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Health care’s ills worry leaders


– The short-term prognosis for health care providers is gloom and doom.

Costs are high and rising. Incomes are falling. Fewer students can afford medical school or want to become primary-care physicians. The federal government is botching its oversight of private health insurance and reducing its reimbursements to doctors.

Those were among views expressed Wednesday during a group discussion led by two lawmakers who are also physicians.

Unless medical providers become more engaged in the politics of health care, “we’re going to get run over by a truck – by Washington, D.C., by CMS and by the rest of the government,” Rep. Larry Bucshon, R-8th, warned at the gathering at Lutheran Hospital. CMS is the U.S. Centers for Medicare & Medicaid Services.

Bucshon, who represents southwest Indiana, and state Rep. Tim Brown, R-Crawfordsville, visited Lutheran Hospital as part of their two-week Hoosier Healthcare Tour.

Brown, chairman of the Indiana House Ways and Means Committee, is an emergency physician. Bucshon is a cardiothoracic surgeon from Evansville.

The dozen people taking part in the Fort Wayne session included local doctors, health administrators, an insurer and Allen County Commissioner Nelson Peters. Some spent much of the 90-minute meeting lamenting requirements and costs of the federal Affordable Care Act, also known as Obamacare, which stipulates that people must obtain health insurance or pay penalties.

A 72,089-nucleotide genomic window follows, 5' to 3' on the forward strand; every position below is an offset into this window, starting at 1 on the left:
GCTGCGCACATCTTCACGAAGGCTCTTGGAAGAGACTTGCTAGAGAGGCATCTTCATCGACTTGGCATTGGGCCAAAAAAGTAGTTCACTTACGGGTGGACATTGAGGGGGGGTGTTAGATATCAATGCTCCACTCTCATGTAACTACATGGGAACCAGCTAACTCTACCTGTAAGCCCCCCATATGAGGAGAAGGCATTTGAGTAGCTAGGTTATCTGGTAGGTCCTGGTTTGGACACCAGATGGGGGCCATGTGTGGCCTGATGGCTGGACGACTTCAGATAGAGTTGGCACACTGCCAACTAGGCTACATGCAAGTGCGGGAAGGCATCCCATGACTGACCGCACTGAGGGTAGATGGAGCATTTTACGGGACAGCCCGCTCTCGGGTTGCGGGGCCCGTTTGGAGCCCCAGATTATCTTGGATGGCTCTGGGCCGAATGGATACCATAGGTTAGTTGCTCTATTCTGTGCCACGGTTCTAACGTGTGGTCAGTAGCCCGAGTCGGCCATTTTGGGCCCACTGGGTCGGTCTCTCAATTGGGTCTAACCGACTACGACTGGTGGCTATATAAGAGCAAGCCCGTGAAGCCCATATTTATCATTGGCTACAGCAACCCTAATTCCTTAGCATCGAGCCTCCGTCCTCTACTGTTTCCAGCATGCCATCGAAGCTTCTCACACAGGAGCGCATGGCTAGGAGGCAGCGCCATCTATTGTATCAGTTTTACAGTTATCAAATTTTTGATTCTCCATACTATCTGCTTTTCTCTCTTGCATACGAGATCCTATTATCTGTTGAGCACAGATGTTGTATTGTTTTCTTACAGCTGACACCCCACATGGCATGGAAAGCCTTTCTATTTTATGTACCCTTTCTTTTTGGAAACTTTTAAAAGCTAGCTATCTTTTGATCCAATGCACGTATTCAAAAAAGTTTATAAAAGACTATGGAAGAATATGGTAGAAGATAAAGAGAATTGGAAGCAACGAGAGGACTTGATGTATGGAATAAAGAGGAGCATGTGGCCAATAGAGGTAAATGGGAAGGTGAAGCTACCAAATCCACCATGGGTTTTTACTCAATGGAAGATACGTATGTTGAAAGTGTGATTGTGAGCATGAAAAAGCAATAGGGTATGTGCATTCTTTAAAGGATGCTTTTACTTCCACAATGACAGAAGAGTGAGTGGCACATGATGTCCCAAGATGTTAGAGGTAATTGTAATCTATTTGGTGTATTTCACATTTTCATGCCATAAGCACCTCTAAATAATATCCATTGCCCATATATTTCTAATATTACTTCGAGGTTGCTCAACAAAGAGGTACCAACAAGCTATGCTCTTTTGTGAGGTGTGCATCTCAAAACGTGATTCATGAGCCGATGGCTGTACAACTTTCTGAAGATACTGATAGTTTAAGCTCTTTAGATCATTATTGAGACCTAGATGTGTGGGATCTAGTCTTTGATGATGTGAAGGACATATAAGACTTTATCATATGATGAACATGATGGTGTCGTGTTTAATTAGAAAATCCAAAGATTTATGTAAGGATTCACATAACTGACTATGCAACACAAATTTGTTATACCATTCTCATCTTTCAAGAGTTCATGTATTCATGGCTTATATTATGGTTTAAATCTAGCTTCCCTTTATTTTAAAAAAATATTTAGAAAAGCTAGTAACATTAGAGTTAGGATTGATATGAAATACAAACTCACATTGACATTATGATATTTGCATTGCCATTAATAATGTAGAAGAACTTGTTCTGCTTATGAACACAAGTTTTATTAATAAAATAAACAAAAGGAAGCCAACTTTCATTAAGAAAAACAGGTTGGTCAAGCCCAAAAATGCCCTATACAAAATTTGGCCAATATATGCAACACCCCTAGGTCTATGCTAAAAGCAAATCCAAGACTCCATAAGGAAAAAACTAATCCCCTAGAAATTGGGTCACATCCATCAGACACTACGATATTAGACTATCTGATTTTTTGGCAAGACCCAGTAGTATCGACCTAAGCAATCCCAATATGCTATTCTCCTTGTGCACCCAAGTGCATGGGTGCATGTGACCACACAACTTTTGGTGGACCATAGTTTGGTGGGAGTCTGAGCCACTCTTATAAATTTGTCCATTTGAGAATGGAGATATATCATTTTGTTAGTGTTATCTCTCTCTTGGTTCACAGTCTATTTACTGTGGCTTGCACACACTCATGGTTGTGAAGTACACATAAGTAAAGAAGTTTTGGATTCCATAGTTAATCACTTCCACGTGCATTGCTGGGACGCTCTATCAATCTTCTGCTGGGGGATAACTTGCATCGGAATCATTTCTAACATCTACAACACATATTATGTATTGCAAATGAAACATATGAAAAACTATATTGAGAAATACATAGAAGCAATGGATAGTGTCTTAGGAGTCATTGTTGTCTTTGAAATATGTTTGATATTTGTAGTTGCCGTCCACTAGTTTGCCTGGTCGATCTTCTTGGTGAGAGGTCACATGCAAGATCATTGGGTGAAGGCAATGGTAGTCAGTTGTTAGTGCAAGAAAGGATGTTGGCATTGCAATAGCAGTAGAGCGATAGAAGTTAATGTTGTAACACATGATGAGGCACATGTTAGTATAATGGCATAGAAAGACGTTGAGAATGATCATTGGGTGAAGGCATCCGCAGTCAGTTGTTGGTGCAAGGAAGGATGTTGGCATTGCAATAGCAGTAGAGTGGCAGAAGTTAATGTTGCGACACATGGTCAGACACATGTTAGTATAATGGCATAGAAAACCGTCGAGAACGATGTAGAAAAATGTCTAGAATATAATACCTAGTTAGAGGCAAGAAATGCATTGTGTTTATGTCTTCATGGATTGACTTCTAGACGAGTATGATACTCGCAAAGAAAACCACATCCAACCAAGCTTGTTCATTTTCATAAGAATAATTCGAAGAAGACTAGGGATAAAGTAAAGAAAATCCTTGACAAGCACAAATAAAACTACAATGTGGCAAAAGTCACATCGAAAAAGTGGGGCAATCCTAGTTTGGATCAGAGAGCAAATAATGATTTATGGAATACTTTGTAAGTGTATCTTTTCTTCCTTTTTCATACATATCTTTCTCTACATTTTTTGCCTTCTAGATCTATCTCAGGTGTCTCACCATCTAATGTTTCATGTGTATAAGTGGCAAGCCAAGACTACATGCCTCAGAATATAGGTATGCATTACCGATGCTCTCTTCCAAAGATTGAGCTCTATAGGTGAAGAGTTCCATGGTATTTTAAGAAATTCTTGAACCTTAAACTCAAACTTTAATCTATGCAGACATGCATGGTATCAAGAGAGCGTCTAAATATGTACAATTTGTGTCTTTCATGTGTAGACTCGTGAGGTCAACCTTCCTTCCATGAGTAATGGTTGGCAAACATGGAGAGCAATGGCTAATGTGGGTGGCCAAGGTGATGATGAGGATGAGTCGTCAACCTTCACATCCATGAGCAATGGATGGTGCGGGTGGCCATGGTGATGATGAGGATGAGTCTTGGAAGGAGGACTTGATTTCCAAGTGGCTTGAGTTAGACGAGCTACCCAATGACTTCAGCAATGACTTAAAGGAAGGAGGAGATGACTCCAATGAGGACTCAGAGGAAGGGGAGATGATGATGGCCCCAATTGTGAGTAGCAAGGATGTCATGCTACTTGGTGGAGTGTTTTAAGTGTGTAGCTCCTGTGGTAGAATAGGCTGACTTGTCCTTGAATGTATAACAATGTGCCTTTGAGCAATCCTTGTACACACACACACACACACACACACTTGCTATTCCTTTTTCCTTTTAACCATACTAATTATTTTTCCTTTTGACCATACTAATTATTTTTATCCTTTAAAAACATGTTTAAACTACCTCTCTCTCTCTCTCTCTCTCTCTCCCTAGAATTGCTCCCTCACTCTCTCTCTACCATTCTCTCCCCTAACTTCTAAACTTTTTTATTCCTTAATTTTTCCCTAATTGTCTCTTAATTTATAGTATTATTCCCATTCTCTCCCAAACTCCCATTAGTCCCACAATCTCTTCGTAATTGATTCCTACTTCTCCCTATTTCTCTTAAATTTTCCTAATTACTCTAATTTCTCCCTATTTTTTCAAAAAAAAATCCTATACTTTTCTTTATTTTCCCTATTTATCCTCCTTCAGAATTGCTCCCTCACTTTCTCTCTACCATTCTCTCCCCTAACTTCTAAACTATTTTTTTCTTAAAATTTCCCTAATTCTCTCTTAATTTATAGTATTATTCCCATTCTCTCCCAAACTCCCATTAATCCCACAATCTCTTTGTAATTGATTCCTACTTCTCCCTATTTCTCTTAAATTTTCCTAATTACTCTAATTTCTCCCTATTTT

Bucshon has voted many times to repeal the Affordable Care Act. But he said he does not want to return to letting insurers deny coverage to people with pre-existing medical conditions.

“The good parts of the law that are there, and there are some, OK, are going to sustain in the long term. … And the parts of the law that are clearly not working will be repealed and replaced with something different,” Bucshon predicted.

For one thing, care providers should offer more pricing information to consumers, the second-term congressman said.

“We are going to have to show that we provide value,” he said.

“As a provider, I’m not afraid of that. Some are.”

He said the federal government should give states and medical providers greater flexibility for administering health programs.

“We want some innovation; we want some patient ownership in those plans,” Brown said, citing the Healthy Indiana Plan, the state’s response to a federally recommended expansion of Medicaid.

In the meantime, Dr. Todd Rumsey said physicians have seen “a tremendous explosion” in unpaid bills because patients cannot afford insurance deductibles of $5,000 and more.

“Your local physicians are going to eat that, because they are going to give them the care,” said Rumsey, an obstetrician. “They’re not going to put a lien on (a patient’s) house. They’re going to do what’s right for the patient.”

He described uncollectible bills as “another tax for those who are providing care.”

Dr. Matt Sutter, an emergency physician, said medical school costs of $40,000 a year at some colleges are prompting more students to become highly paid specialists rather than general practitioners.

“I’m worried about how primary care is going to survive that,” Sutter said.